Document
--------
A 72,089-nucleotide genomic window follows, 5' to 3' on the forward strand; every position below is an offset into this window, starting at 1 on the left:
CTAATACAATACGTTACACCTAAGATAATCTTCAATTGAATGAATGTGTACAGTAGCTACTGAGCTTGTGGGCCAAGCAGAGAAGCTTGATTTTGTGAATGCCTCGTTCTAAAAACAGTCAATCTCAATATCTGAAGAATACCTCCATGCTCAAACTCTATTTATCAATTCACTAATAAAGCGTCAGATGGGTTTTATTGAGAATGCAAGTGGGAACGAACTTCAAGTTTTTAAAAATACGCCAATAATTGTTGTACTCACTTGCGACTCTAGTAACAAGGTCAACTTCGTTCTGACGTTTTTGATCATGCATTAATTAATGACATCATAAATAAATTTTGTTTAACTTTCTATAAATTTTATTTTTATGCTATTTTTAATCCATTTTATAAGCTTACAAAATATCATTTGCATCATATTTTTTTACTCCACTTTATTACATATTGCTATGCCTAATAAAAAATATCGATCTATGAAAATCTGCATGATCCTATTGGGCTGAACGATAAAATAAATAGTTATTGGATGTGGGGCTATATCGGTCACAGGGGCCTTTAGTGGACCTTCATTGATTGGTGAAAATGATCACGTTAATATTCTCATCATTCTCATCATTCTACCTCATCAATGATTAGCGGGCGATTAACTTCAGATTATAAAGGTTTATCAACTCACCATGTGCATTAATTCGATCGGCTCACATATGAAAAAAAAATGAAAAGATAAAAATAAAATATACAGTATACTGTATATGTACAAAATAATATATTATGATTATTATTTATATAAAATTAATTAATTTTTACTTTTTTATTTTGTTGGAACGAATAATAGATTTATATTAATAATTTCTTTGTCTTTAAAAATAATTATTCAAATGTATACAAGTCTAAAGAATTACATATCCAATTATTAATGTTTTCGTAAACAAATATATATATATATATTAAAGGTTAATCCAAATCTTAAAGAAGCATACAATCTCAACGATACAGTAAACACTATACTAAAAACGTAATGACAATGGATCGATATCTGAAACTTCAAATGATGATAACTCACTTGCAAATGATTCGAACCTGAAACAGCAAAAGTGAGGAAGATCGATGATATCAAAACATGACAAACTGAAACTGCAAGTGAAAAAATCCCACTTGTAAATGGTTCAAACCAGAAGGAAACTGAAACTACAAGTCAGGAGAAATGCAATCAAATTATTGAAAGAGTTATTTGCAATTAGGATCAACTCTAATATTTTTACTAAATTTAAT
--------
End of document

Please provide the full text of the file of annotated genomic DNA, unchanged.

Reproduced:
A 72,089-nucleotide genomic window follows, 5' to 3' on the forward strand; every position below is an offset into this window, starting at 1 on the left:
CTAATACAATACGTTACACCTAAGATAATCTTCAATTGAATGAATGTGTACAGTAGCTACTGAGCTTGTGGGCCAAGCAGAGAAGCTTGATTTTGTGAATGCCTCGTTCTAAAAACAGTCAATCTCAATATCTGAAGAATACCTCCATGCTCAAACTCTATTTATCAATTCACTAATAAAGCGTCAGATGGGTTTTATTGAGAATGCAAGTGGGAACGAACTTCAAGTTTTTAAAAATACGCCAATAATTGTTGTACTCACTTGCGACTCTAGTAACAAGGTCAACTTCGTTCTGACGTTTTTGATCATGCATTAATTAATGACATCATAAATAAATTTTGTTTAACTTTCTATAAATTTTATTTTTATGCTATTTTTAATCCATTTTATAAGCTTACAAAATATCATTTGCATCATATTTTTTTACTCCACTTTATTACATATTGCTATGCCTAATAAAAAATATCGATCTATGAAAATCTGCATGATCCTATTGGGCTGAACGATAAAATAAATAGTTATTGGATGTGGGGCTATATCGGTCACAGGGGCCTTTAGTGGACCTTCATTGATTGGTGAAAATGATCACGTTAATATTCTCATCATTCTCATCATTCTACCTCATCAATGATTAGCGGGCGATTAACTTCAGATTATAAAGGTTTATCAACTCACCATGTGCATTAATTCGATCGGCTCACATATGAAAAAAAAATGAAAAGATAAAAATAAAATATACAGTATACTGTATATGTACAAAATAATATATTATGATTATTATTTATATAAAATTAATTAATTTTTACTTTTTTATTTTGTTGGAACGAATAATAGATTTATATTAATAATTTCTTTGTCTTTAAAAATAATTATTCAAATGTATACAAGTCTAAAGAATTACATATCCAATTATTAATGTTTTCGTAAACAAATATATATATATATATTAAAGGTTAATCCAAATCTTAAAGAAGCATACAATCTCAACGATACAGTAAACACTATACTAAAAACGTAATGACAATGGATCGATATCTGAAACTTCAAATGATGATAACTCACTTGCAAATGATTCGAACCTGAAACAGCAAAAGTGAGGAAGATCGATGATATCAAAACATGACAAACTGAAACTGCAAGTGAAAAAATCCCACTTGTAAATGGTTCAAACCAGAAGGAAACTGAAACTACAAGTCAGGAGAAATGCAATCAAATTATTGAAAGAGTTATTTGCAATTAGGATCAACTCTAATATTTTTACTAAATTTAAT